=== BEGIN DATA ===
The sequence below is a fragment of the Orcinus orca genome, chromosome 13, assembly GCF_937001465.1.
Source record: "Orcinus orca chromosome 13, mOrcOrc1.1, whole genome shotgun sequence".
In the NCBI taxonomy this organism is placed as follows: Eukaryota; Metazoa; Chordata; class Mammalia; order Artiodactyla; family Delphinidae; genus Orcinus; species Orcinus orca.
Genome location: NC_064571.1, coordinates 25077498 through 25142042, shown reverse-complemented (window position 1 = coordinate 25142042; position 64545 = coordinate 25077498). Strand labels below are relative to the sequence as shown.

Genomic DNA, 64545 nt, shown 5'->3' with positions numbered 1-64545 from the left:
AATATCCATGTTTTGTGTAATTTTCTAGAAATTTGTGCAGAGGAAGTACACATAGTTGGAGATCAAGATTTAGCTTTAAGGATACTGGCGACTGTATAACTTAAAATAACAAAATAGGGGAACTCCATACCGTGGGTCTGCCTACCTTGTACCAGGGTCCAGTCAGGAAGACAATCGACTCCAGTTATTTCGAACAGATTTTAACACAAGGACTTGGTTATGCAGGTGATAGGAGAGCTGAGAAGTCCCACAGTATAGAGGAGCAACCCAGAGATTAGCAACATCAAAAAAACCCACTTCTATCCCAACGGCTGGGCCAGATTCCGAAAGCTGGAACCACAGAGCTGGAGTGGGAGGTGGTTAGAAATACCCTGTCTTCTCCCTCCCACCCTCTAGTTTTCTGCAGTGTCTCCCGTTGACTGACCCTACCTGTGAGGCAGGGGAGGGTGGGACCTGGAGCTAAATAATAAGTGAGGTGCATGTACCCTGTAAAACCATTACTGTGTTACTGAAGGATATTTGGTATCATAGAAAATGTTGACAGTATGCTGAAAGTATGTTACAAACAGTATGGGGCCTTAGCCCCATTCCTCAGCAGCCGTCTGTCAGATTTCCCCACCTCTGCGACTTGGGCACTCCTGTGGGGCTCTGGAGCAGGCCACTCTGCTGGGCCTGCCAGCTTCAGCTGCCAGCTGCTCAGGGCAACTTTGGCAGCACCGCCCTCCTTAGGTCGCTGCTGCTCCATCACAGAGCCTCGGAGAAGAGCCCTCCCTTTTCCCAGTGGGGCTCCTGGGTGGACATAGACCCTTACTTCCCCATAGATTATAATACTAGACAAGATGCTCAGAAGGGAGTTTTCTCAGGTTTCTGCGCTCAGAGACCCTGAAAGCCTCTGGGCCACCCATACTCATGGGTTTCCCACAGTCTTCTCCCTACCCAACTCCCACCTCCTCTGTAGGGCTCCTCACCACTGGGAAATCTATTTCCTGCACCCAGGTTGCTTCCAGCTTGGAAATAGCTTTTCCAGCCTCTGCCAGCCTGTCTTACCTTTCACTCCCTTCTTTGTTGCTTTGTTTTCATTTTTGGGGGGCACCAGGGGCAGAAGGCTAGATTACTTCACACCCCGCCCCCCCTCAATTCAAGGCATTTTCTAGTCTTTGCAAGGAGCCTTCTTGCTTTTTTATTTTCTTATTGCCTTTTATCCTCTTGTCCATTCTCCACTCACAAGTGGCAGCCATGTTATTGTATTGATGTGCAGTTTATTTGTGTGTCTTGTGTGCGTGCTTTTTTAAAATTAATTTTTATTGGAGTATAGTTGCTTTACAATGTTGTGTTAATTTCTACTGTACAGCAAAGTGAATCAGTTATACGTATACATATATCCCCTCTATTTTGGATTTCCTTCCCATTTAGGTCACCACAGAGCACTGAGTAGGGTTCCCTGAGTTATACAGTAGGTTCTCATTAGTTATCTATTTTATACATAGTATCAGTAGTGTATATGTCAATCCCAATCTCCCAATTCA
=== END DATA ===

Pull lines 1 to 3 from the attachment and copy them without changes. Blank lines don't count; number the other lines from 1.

The sequence below is a fragment of the Orcinus orca genome, chromosome 13, assembly GCF_937001465.1.
Source record: "Orcinus orca chromosome 13, mOrcOrc1.1, whole genome shotgun sequence".
In the NCBI taxonomy this organism is placed as follows: Eukaryota; Metazoa; Chordata; class Mammalia; order Artiodactyla; family Delphinidae; genus Orcinus; species Orcinus orca.